Experimental research in nursing has increased considerably in recent years. To improve the quality of such research, it is critical to reduce threats to internal validity. One threat that has received inadequate attention in the nursing literature is Simpson's paradox-a case of extreme confounding that can lead to erroneous conclusions about the effects of an experimental intervention. In fact, it can lead to a conclusion about an intervention effect that is the opposite of the correct inference.
The aims of this study were to describe Simpson's paradox, provide a hypothetical example, and discuss approaches to avoiding the paradox.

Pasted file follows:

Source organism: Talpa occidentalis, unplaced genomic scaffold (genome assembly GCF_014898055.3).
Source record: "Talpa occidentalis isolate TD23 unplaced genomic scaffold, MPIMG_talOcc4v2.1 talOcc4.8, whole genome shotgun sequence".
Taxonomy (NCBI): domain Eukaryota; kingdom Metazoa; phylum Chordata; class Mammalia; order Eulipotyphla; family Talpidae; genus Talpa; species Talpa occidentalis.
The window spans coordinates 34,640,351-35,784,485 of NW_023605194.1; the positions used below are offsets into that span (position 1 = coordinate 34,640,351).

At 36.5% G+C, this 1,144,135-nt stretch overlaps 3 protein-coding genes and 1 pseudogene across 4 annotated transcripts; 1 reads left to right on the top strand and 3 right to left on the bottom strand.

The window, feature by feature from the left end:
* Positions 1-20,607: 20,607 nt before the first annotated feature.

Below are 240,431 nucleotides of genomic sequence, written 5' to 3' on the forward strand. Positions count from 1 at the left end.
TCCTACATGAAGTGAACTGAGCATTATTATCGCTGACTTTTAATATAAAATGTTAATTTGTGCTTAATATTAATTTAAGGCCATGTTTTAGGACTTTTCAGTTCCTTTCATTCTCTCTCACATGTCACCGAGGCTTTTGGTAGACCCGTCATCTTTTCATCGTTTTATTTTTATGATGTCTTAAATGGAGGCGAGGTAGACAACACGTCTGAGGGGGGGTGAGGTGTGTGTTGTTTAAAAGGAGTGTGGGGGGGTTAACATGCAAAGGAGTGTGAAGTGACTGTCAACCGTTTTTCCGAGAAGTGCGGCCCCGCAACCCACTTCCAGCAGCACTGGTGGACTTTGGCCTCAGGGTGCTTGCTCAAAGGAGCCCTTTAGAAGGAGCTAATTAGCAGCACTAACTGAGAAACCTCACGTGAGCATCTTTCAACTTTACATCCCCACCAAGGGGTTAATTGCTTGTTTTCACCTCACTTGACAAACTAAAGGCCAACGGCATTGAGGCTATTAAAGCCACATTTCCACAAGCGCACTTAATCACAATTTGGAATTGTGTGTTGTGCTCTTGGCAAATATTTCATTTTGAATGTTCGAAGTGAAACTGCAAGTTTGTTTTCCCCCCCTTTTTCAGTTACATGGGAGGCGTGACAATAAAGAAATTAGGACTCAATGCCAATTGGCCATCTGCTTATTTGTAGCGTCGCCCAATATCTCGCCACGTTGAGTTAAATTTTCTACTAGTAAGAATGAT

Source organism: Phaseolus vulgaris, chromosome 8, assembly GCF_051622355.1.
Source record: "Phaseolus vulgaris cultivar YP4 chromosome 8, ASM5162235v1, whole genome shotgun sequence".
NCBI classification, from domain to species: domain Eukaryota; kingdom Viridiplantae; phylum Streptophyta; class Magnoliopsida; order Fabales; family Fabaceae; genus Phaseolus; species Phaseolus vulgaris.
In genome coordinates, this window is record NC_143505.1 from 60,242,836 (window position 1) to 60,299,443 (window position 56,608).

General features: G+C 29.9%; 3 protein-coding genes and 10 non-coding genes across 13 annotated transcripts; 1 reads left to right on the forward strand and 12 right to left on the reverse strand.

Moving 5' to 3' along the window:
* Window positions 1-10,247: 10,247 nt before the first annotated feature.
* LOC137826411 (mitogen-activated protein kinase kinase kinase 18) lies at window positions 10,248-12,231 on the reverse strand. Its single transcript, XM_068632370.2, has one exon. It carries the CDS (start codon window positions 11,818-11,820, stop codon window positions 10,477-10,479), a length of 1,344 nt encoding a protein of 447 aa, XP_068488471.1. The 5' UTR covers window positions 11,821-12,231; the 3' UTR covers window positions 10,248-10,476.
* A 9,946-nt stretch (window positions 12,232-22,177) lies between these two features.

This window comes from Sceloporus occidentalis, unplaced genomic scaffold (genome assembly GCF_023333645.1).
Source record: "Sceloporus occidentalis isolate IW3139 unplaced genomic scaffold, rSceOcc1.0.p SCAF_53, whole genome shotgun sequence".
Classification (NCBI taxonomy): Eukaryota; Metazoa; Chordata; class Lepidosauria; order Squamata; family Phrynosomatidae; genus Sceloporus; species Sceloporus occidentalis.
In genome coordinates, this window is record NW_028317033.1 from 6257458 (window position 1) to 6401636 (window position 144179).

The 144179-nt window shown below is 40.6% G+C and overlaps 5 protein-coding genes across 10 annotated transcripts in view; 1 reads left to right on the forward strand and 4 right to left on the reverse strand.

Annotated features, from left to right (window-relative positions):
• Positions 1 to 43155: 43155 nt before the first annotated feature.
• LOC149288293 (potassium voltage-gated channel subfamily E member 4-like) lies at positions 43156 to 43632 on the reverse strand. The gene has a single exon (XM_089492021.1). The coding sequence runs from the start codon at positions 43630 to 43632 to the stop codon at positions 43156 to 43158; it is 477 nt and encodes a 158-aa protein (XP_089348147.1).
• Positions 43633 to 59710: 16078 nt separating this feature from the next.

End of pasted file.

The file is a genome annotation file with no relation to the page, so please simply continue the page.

The paradox is due to the combination of an overlooked confounding variable and a disproportionate allocation of that variable among experimental groups. Different designs and analysis approaches that can be used to avoid the paradox are presented.
Simpson's paradox can be avoided by selecting an appropriate experimental design and analysis that incorporates the confounding variable in such a way as to obtain unconfounded estimates of treatment effects, thus more accurately answering the research question.
Suzanne Ameringer, PhD, RN, is Assistant Professor, Virginia Commonwealth University, Richmond.
Ronald C. Serlin, PhD, is Chair, Department of Educational Psychology; and Sandra Ward, PhD, RN, FAAN, is Helen Denne Schulte Professor, University of Wisconsin-Madison.
Accepted for publication October 16, 2008.
Corresponding author: Suzanne Ameringer, PhD, RN, School of Nursing, Virginia Commonwealth University, 1100 East Leigh Street, Richmond, VA 23219 (e-mail: email@example.com).